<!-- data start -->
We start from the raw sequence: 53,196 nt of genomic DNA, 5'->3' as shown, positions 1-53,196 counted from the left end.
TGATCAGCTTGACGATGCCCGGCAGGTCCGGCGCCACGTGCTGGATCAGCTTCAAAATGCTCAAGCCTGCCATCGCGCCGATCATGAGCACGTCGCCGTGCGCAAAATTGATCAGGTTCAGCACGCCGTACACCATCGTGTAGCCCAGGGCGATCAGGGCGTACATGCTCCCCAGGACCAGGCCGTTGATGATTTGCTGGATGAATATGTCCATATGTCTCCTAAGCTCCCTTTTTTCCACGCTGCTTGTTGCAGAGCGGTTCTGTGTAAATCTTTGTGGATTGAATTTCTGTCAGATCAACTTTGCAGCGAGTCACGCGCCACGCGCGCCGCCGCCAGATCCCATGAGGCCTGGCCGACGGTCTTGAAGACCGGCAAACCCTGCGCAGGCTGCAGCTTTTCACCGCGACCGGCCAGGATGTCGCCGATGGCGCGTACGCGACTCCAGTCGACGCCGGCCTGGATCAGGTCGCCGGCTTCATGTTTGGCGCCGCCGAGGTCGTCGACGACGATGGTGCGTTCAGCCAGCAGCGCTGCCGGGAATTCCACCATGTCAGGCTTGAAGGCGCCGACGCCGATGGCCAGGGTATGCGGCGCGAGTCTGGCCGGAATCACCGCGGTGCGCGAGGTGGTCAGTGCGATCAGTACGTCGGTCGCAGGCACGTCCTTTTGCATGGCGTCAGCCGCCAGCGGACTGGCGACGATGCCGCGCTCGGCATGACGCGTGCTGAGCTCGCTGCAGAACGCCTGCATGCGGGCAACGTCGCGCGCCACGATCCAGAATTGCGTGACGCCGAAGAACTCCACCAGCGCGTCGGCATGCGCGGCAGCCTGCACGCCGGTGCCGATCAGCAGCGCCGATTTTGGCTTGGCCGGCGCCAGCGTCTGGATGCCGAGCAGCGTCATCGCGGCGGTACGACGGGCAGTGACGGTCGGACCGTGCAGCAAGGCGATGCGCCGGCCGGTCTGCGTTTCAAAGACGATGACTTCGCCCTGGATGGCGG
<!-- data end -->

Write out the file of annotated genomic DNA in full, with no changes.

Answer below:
We start from the raw sequence: 53,196 nt of genomic DNA, 5'->3' as shown, positions 1-53,196 counted from the left end.
TGATCAGCTTGACGATGCCCGGCAGGTCCGGCGCCACGTGCTGGATCAGCTTCAAAATGCTCAAGCCTGCCATCGCGCCGATCATGAGCACGTCGCCGTGCGCAAAATTGATCAGGTTCAGCACGCCGTACACCATCGTGTAGCCCAGGGCGATCAGGGCGTACATGCTCCCCAGGACCAGGCCGTTGATGATTTGCTGGATGAATATGTCCATATGTCTCCTAAGCTCCCTTTTTTCCACGCTGCTTGTTGCAGAGCGGTTCTGTGTAAATCTTTGTGGATTGAATTTCTGTCAGATCAACTTTGCAGCGAGTCACGCGCCACGCGCGCCGCCGCCAGATCCCATGAGGCCTGGCCGACGGTCTTGAAGACCGGCAAACCCTGCGCAGGCTGCAGCTTTTCACCGCGACCGGCCAGGATGTCGCCGATGGCGCGTACGCGACTCCAGTCGACGCCGGCCTGGATCAGGTCGCCGGCTTCATGTTTGGCGCCGCCGAGGTCGTCGACGACGATGGTGCGTTCAGCCAGCAGCGCTGCCGGGAATTCCACCATGTCAGGCTTGAAGGCGCCGACGCCGATGGCCAGGGTATGCGGCGCGAGTCTGGCCGGAATCACCGCGGTGCGCGAGGTGGTCAGTGCGATCAGTACGTCGGTCGCAGGCACGTCCTTTTGCATGGCGTCAGCCGCCAGCGGACTGGCGACGATGCCGCGCTCGGCATGACGCGTGCTGAGCTCGCTGCAGAACGCCTGCATGCGGGCAACGTCGCGCGCCACGATCCAGAATTGCGTGACGCCGAAGAACTCCACCAGCGCGTCGGCATGCGCGGCAGCCTGCACGCCGGTGCCGATCAGCAGCGCCGATTTTGGCTTGGCCGGCGCCAGCGTCTGGATGCCGAGCAGCGTCATCGCGGCGGTACGACGGGCAGTGACGGTCGGACCGTGCAGCAAGGCGATGCGCCGGCCGGTCTGCGTTTCAAAGACGATGACTTCGCCCTGGATGGCGG